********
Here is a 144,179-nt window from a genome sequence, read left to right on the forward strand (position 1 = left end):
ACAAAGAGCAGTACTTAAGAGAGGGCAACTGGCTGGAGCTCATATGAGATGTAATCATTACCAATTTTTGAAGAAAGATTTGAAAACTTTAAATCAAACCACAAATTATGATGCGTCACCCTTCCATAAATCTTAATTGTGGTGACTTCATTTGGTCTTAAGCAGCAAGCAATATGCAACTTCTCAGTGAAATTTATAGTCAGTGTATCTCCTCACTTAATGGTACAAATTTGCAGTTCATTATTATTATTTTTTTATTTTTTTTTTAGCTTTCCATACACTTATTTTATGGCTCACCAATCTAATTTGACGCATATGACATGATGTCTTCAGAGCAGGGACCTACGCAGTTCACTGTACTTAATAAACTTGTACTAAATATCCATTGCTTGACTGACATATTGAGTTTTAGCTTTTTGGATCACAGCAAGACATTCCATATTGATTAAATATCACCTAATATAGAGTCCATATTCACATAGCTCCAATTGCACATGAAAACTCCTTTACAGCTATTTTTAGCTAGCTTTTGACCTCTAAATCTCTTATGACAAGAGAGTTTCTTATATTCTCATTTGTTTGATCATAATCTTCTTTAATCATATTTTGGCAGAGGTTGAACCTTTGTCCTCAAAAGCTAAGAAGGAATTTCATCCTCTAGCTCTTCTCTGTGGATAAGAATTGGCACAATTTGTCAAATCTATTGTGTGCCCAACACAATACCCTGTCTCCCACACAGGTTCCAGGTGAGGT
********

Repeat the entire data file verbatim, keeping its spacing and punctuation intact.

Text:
Here is a 144,179-nt window from a genome sequence, read left to right on the forward strand (position 1 = left end):
ACAAAGAGCAGTACTTAAGAGAGGGCAACTGGCTGGAGCTCATATGAGATGTAATCATTACCAATTTTTGAAGAAAGATTTGAAAACTTTAAATCAAACCACAAATTATGATGCGTCACCCTTCCATAAATCTTAATTGTGGTGACTTCATTTGGTCTTAAGCAGCAAGCAATATGCAACTTCTCAGTGAAATTTATAGTCAGTGTATCTCCTCACTTAATGGTACAAATTTGCAGTTCATTATTATTATTTTTTTATTTTTTTTTTAGCTTTCCATACACTTATTTTATGGCTCACCAATCTAATTTGACGCATATGACATGATGTCTTCAGAGCAGGGACCTACGCAGTTCACTGTACTTAATAAACTTGTACTAAATATCCATTGCTTGACTGACATATTGAGTTTTAGCTTTTTGGATCACAGCAAGACATTCCATATTGATTAAATATCACCTAATATAGAGTCCATATTCACATAGCTCCAATTGCACATGAAAACTCCTTTACAGCTATTTTTAGCTAGCTTTTGACCTCTAAATCTCTTATGACAAGAGAGTTTCTTATATTCTCATTTGTTTGATCATAATCTTCTTTAATCATATTTTGGCAGAGGTTGAACCTTTGTCCTCAAAAGCTAAGAAGGAATTTCATCCTCTAGCTCTTCTCTGTGGATAAGAATTGGCACAATTTGTCAAATCTATTGTGTGCCCAACACAATACCCTGTCTCCCACACAGGTTCCAGGTGAGGT